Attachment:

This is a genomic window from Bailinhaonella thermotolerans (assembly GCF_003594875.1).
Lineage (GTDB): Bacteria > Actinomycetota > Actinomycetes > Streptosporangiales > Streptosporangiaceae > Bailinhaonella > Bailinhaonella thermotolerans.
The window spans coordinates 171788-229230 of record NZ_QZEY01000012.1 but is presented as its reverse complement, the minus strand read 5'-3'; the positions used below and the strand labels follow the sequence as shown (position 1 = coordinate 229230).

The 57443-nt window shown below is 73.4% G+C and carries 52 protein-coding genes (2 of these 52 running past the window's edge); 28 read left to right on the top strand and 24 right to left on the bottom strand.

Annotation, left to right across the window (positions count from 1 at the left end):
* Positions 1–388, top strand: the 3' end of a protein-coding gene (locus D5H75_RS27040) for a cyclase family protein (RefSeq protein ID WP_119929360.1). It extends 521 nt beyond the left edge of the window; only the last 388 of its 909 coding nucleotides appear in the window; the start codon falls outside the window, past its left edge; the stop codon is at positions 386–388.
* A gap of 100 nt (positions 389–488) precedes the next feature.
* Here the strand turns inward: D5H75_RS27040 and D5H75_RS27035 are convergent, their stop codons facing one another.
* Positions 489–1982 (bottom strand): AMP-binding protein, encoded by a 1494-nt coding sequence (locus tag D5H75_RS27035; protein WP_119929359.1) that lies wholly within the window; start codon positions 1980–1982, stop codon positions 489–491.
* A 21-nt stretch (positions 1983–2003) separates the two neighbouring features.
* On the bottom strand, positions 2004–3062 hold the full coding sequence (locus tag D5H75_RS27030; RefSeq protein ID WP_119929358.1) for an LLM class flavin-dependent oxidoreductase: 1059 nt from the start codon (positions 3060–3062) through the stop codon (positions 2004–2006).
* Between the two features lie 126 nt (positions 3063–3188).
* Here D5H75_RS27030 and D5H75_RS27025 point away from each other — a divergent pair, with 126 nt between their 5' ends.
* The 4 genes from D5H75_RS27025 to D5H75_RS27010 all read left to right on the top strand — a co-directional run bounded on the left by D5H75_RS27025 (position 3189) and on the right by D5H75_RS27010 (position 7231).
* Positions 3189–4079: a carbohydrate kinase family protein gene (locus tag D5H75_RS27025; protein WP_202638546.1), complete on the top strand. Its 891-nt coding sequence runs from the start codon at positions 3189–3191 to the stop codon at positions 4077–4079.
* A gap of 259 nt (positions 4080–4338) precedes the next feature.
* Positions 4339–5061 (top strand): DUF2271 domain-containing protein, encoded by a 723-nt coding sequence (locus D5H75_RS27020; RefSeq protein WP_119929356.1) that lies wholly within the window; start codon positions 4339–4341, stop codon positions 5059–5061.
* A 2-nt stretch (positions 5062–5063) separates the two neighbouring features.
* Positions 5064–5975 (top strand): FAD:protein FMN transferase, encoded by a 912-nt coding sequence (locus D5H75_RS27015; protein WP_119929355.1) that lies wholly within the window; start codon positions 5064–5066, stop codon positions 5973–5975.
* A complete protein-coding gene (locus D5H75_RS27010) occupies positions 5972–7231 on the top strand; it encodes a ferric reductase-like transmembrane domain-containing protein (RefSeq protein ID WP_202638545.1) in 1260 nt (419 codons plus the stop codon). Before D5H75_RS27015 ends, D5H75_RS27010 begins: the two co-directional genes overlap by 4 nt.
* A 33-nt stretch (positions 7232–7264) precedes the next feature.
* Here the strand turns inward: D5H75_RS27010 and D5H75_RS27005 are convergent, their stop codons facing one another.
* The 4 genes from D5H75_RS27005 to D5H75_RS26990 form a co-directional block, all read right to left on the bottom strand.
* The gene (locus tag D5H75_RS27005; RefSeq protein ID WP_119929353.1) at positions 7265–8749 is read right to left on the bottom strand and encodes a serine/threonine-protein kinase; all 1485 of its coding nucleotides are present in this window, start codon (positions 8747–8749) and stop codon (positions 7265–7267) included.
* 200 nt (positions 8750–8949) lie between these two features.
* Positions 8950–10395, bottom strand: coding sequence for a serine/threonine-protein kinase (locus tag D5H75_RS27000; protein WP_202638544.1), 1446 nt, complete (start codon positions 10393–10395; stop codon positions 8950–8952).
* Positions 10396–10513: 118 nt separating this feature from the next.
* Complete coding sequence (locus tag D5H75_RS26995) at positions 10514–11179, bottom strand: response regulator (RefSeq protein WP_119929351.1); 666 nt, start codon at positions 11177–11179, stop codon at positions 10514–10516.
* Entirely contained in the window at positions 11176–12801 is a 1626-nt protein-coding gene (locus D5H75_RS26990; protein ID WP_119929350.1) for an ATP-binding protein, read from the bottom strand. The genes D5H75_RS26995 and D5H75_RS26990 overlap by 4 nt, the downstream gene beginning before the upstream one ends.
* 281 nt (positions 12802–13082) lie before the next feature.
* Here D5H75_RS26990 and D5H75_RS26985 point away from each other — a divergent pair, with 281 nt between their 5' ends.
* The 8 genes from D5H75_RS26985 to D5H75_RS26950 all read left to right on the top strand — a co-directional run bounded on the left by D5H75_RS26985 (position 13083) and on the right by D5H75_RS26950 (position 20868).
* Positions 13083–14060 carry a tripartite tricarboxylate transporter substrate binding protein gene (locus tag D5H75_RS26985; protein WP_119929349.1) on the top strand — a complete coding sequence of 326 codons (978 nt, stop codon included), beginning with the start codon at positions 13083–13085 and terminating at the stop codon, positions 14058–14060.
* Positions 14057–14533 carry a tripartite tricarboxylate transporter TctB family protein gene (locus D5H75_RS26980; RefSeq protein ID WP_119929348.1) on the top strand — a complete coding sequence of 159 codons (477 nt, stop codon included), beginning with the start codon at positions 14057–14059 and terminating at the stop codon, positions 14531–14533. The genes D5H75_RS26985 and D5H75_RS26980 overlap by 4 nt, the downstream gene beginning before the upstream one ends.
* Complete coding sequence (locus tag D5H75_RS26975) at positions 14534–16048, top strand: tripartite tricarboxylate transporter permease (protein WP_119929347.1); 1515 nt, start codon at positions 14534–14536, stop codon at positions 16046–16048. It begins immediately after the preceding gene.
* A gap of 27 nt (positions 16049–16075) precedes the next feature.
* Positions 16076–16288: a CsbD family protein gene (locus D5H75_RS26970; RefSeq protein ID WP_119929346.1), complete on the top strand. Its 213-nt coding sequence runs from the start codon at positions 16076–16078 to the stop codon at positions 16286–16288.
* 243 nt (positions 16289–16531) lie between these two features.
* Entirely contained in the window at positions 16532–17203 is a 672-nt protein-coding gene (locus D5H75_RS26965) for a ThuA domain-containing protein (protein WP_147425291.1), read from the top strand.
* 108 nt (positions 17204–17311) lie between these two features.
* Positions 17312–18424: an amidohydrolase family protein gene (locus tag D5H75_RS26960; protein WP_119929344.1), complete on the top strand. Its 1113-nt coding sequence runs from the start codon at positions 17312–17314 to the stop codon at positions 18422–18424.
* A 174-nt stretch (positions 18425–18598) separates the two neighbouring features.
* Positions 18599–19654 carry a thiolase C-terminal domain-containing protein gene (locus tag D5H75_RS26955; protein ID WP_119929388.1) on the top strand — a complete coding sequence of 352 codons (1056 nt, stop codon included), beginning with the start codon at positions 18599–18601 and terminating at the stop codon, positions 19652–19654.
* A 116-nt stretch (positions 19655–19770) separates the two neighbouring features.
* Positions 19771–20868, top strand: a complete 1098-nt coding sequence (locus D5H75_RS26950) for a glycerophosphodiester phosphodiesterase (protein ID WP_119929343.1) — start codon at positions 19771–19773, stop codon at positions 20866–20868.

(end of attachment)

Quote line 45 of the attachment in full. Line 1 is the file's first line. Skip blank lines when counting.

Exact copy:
* Positions 19771–20868, top strand: a complete 1098-nt coding sequence (locus D5H75_RS26950) for a glycerophosphodiester phosphodiesterase (protein ID WP_119929343.1) — start codon at positions 19771–19773, stop codon at positions 20866–20868.